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St. John’s Hardwick Bread Baking Ministry Feeds Body and Soul

St. John’s Hardwick Bread Baking Ministry Feeds Body and Soul

By Maurice L. Harris | Diocesan Communications Minister

A seed planted at the 2016 Diocesan Convention is yielding a bountiful harvest in Hardwick, Vermont, thanks to members and friends of St. John the Baptist Episcopal Church. Together with the United Church of Hardwick and the Hardwick Area Food Pantry, they are sharing the staff of life—for body and soul—with those who hunger. The staple of their weekly luncheons: Artisan loaves lovingly made by St. John’s Bread Baking Ministry.

St. John’s and partners are sharing the staff of life—for body and soul—with those who hunger.

Member Durrelle Whitmore explains that when she was a delegate at the 2016 Diocesan Convention, Bishop Ely spoke on the importance of local mission. Whitmore took that message back to Hardwick where she began volunteering at the community luncheon.

“I noticed that much of the food was donated by local farmers,” she said. “But they never seemed to get bread.”

Although St. John’s had only a “modest” kitchen, the Rev. John Perry (rector) and vestry made the space available for a small-scale baking ministry that could be performed by youth under Whitmore’s guidance.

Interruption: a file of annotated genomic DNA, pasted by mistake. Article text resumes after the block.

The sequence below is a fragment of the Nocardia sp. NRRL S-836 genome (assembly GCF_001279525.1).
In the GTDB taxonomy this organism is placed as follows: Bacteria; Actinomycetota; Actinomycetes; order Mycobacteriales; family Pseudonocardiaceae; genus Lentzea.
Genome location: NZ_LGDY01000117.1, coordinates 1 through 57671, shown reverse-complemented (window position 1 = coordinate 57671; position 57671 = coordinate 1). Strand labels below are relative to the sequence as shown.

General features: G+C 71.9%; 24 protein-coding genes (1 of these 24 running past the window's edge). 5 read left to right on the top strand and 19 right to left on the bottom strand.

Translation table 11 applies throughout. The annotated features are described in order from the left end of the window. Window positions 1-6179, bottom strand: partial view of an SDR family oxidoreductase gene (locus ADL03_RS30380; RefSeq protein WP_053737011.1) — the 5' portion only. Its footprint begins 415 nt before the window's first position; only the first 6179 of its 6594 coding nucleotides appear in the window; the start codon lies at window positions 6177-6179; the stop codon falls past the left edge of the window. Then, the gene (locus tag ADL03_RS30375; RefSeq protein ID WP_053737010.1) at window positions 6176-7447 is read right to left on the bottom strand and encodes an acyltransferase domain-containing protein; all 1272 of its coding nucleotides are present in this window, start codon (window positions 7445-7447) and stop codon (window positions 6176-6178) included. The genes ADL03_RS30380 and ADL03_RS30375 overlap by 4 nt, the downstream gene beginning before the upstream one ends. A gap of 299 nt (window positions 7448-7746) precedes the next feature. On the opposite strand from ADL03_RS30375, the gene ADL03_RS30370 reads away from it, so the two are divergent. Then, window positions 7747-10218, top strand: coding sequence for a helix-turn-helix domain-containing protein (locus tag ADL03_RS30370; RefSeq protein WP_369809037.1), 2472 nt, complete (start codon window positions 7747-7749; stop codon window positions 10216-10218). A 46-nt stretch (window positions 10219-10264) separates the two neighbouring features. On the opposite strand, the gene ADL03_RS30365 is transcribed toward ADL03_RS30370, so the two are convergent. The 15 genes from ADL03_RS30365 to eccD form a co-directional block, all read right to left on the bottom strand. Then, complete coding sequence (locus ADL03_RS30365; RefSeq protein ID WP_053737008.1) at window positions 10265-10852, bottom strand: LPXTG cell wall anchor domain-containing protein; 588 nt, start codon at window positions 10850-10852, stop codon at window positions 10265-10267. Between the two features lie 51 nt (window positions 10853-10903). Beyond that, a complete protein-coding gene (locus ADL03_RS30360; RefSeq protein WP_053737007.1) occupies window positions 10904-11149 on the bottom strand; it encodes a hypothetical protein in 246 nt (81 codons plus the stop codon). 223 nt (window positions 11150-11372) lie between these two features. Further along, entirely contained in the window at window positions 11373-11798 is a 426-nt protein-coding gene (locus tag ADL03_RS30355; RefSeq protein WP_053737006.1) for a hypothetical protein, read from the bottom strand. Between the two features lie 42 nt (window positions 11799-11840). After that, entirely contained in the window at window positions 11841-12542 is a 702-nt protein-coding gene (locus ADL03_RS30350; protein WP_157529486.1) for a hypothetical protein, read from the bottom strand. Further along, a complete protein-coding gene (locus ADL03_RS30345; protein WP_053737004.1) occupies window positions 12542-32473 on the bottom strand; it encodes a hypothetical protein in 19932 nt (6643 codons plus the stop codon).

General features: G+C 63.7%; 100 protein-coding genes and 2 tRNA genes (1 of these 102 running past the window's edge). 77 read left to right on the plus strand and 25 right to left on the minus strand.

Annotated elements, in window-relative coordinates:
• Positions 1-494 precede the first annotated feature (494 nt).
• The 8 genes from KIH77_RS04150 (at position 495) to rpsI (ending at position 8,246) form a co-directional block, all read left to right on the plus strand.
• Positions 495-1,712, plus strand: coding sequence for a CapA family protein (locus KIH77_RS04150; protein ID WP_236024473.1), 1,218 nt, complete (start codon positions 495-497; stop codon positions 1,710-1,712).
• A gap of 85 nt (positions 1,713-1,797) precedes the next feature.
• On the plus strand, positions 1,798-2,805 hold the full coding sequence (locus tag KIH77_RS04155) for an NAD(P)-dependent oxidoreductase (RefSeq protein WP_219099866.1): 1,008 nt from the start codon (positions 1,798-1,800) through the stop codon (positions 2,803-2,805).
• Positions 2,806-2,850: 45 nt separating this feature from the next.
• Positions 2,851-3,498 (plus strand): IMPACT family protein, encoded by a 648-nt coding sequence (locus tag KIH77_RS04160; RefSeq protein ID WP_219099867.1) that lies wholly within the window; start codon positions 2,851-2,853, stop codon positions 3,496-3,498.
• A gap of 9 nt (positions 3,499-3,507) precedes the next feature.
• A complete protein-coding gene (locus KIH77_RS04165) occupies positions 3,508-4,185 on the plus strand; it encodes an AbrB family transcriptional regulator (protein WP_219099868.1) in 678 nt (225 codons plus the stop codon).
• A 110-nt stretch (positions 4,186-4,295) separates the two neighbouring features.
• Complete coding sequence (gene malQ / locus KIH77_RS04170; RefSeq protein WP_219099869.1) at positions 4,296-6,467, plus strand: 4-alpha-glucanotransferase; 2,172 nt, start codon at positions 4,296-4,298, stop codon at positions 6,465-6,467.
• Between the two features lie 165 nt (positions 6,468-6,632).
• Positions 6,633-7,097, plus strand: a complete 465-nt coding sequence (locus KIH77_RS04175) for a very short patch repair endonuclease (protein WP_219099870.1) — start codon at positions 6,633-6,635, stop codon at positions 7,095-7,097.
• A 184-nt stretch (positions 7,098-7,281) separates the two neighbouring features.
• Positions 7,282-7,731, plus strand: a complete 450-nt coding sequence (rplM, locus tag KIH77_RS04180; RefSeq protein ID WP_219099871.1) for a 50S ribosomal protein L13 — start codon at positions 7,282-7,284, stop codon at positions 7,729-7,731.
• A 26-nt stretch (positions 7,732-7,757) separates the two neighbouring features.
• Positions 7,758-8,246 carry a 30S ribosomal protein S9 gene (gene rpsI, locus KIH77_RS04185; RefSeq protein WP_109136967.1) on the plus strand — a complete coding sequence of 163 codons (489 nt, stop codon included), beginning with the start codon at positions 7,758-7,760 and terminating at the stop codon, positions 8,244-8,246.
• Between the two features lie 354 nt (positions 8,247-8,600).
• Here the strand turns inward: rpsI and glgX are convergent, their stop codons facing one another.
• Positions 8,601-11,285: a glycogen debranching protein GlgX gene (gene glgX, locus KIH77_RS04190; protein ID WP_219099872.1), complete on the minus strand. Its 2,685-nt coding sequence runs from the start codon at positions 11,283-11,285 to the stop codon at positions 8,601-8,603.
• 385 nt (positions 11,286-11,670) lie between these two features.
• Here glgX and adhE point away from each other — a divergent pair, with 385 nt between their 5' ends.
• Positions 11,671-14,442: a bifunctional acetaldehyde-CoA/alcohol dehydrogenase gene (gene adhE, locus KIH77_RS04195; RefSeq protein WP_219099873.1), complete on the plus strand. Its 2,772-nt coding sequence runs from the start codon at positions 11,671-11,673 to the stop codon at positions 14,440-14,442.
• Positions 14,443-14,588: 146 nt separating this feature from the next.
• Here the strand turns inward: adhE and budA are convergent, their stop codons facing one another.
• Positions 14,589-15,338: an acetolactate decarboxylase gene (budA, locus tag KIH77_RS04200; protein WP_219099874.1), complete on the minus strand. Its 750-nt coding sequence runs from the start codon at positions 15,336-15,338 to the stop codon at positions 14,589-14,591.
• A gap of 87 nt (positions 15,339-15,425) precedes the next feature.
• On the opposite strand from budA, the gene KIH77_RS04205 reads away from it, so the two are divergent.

“By ‘modest’ I mean we knew the kitchen needed an upgrade,” Perry said with a smile. “But that was a minimal investment in the larger scheme.”

It was also a well-timed investment. The Hardwick Area Food Pantry, which is housed in a portion of the St. John’s building had no kitchen of its own. Since the launch of the St. John’s ministry, Food Pantry participants have joined the baking sessions to learn a valuable life skill. For the past several months, volunteers have produced between six and eight loaves weekly.

Food Pantry participants have joined the baking sessions to learn a valuable life skill.

The product, by all accounts, is delicious. This comes  as no surprise when Whitmore reveals her secret ingredient. The recipe includes a rare sourdough starter gifted from Peter Schumann, founder of Vermont’s famed Bread & Puppet Theatre.

The luncheon unifies a wide range of people from throughout the community, says Whitmore, including residents of Heartbeet—a lifesharing community for adults with disabilities—that assist in preparing the weekly meals.

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